Bye bye vanilla ice cream? Key ingredient's price now 'rather astronomical'

Madagascar farmers say their crops are suffering from changing weather patterns and a greater world demand for the popular flavour.

Changing weather in Madagascar has had a big impact on Canadian dessert lovers

Village Ice Cream says it has dramatically cut back on using vanilla as an ice cream ingredient. (Paula Duhatschek/CBC)

The classic "plain Jane" of ice cream flavours may soon be off the shelf in a popular Calgary shop.

A spike in pure vanilla extract prices has forced bakeries and ice cream makers to reconsider the world's most popular flavour.

Village Ice Cream's three locations have stopped using vanilla ice cream as a base for other, more complex flavours, and they may take the classic treat off the menu entirely.

"I think our customers will understand if the situation is … just too expensive," owner Billy Friley told CBC Radio's Calgary Eyeopener on Wednesday. "I don't think anybody wants to spend $12 on a single scoop of ice cream."

Billy Friley owns Calgary's Village Ice Cream, which is feeling the pressure of rising vanilla prices. (CBC)

When Friley opened in 2012, he said he was paying about $50 US for a gallon (3.79 litres) of vanilla extract. Now, he is paying at least $550 US for the same amount. Recently, that's converted into $750-$800 Cdn, due to a falling Canadian dollar.

So far, Village Ice Cream has cut at least four flavours that used vanilla as a base.

"We would rather just not sell vanilla than use the artificial extract, so we will stick with the real extract as long as we can," he said. "If it gets too expensive, then we will have to take vanilla off the menu."

'Rather astronomical'

Prices are up to "rather astronomical levels" but are expected to drop slightly over the next few years, said vanilla dealer David van der Walde of Aust & Hachman Canada.

Regardless, he said the market and farmers must make major adjustments.

"I mean, there is vanilla available now, but it's extremely expensive," he said.

Vanilla bean prices are high, which a Canadian dealer says is directly related to changing weather patterns in Madagascar. (Suto Norbert Zsolt/Shutterstock)

The world relies on the island nation of Madagascar for 80 per cent of its genuine vanilla, so any issues farmers are having there impact everyone. Changes to weather patterns — a cooler spring, altered rainy season and intense storms — have made it difficult to predict an effective planting strategy.

​"They are suggesting that climate change is also affecting vanilla production simply because there are more cyclones, but also it's not as warm when it's supposed to be warm — there's not as much rain," said van der Walde, who has worked in the industry, including in Madagascar, for more than 30 years.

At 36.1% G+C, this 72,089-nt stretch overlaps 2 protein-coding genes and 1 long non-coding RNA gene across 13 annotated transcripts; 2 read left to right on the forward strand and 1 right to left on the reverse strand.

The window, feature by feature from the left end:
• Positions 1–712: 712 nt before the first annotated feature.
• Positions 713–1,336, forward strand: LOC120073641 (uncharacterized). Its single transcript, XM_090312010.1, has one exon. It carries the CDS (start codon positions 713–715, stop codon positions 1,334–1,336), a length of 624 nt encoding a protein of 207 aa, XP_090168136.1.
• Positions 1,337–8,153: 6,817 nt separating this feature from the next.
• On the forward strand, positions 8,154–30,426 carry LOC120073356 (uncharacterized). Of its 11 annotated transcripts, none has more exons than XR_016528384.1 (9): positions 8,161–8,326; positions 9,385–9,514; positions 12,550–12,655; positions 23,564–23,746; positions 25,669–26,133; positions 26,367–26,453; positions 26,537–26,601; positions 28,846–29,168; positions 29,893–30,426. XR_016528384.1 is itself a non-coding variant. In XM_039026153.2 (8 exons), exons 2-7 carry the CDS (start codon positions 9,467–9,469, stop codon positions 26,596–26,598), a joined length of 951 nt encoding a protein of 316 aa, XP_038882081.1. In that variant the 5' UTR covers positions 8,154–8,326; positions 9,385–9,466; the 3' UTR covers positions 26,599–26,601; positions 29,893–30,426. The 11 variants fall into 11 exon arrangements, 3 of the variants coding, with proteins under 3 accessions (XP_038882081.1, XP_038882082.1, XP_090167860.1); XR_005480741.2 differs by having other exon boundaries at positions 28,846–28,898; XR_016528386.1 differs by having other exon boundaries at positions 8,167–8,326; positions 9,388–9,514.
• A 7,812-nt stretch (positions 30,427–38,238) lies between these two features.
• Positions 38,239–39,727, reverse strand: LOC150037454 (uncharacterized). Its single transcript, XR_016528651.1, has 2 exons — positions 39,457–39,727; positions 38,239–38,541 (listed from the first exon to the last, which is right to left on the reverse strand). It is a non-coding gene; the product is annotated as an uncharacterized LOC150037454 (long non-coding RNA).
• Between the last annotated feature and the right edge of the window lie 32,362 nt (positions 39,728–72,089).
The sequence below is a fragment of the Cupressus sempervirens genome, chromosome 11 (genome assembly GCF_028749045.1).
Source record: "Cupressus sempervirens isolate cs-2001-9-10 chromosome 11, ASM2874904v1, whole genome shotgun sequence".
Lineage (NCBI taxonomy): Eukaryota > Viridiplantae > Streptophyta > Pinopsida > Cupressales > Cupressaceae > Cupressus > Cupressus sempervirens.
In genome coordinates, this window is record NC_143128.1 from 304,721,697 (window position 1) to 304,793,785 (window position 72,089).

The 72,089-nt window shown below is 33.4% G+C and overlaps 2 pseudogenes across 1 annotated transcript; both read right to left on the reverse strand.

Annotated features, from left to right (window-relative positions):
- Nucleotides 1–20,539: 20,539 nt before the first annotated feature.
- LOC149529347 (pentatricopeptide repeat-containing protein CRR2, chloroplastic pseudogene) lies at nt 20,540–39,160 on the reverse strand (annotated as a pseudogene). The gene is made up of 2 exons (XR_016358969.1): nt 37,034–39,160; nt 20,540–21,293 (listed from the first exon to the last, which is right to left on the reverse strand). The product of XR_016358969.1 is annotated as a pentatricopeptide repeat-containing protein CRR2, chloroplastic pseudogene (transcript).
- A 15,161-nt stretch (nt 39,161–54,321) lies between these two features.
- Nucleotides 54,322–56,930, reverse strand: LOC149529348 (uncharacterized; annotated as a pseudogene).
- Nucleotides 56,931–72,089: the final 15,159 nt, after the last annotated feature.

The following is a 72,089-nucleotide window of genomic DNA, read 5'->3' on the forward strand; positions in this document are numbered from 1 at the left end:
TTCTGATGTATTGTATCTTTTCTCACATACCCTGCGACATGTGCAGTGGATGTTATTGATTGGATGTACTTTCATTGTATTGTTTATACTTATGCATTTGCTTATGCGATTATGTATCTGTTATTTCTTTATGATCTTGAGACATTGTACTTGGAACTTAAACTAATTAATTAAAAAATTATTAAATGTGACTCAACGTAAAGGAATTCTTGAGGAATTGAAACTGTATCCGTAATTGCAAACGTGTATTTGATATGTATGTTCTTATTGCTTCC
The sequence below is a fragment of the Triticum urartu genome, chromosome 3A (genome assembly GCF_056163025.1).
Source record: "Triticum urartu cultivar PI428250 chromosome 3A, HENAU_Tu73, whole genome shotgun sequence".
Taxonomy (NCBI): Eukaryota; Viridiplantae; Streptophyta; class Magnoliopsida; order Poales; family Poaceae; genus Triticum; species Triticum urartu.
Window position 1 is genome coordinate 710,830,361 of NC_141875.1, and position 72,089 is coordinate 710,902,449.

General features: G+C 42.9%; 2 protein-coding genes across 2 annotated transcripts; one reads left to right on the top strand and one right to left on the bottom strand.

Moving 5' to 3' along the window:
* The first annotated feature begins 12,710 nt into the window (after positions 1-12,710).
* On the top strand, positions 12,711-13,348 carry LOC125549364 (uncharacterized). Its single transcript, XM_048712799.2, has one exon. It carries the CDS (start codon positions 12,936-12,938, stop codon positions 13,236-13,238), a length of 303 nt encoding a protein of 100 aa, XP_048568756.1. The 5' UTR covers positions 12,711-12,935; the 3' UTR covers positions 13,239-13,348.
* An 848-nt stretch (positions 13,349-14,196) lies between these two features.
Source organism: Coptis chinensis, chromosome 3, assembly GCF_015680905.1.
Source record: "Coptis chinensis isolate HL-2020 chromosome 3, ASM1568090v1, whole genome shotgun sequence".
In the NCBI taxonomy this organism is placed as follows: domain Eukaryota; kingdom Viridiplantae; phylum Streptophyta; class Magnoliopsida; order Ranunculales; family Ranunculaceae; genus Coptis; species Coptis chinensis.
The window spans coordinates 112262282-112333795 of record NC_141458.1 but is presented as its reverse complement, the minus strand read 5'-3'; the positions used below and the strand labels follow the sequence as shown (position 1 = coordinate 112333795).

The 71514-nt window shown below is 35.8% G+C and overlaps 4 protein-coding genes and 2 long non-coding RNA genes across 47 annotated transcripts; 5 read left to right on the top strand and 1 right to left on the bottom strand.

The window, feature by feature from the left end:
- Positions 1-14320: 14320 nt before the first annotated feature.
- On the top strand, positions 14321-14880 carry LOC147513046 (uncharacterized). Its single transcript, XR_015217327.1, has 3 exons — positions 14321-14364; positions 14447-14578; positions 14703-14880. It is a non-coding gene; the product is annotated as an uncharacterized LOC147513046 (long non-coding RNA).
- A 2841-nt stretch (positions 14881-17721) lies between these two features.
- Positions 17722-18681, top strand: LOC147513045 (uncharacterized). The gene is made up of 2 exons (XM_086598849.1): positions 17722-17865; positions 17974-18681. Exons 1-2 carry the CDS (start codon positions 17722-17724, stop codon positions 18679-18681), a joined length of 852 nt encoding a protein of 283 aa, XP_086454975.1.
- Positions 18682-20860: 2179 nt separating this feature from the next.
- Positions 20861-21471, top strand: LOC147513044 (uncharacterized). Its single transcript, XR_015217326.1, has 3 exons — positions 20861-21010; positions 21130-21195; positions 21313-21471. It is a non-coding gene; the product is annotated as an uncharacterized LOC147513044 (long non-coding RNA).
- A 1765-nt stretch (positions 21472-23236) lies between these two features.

"So it's changing, and whether they can adjust to that remains to be seen."

David van der Walde is a director with vanilla dealer Aust & Hachman Canada. (David van der Walde)

A severe cyclone and other bad storms added to the problem by ruining some crops, and he said the high prices are encouraging thieves to pillage farms and mug people carrying cash for their businesses. If thieves are caught by farmers, they are often killed, van der Walde said.

"When dealing with countries like Madagascar, it's much more difficult. You've got political issues down there, you've got climatic issues," he said.

Other vanilla-producing nations haven't been able to fill in the gap, facing their own environmental problems — and it takes a minimum of two years to produce a crop.

Natural vs. artificial

According to Industry Canada trade data, Canadians imported more than two-thirds of its vanilla last year from Madagascar. They spent roughly $42.9 million on the flavour, almost four times the cost of vanilla imported in 2013.

Van der Walde said home bakers wanting quality vanilla should seek out reputable producers, or buy more expensive beans in tubes, as extracts may now be of lesser quality. But he warns the buying habits of big companies, not home users, are dictating the overall price.

Landen Merrill, 2, has one happy face as he laughs after taking a bite from his vanilla ice cream cone at Dairy Queen in Jacksonville, N.C. (Don Bryan/The Associated Press/The Daily News)

Not just local ice cream makers want to stick to the natural ingredient, which many say has a better taste than artificial extract. It's even used to add creaminess to chocolate, Friley noted.

Either way, it's out of the hands of small shops.

"The problem is, what do you do about that homemade pie?" Friley said. "There's nothing better than a scoop of vanilla ice cream on homemade pie."

Listen to how high vanilla prices send a chill down ice cream makers' spines:

With files from Josie Lukey and the Calgary Eyeopener.

About the Author

Rachel Ward


Rachel Ward is a journalist with CBC Calgary. You can reach her with questions or story ideas at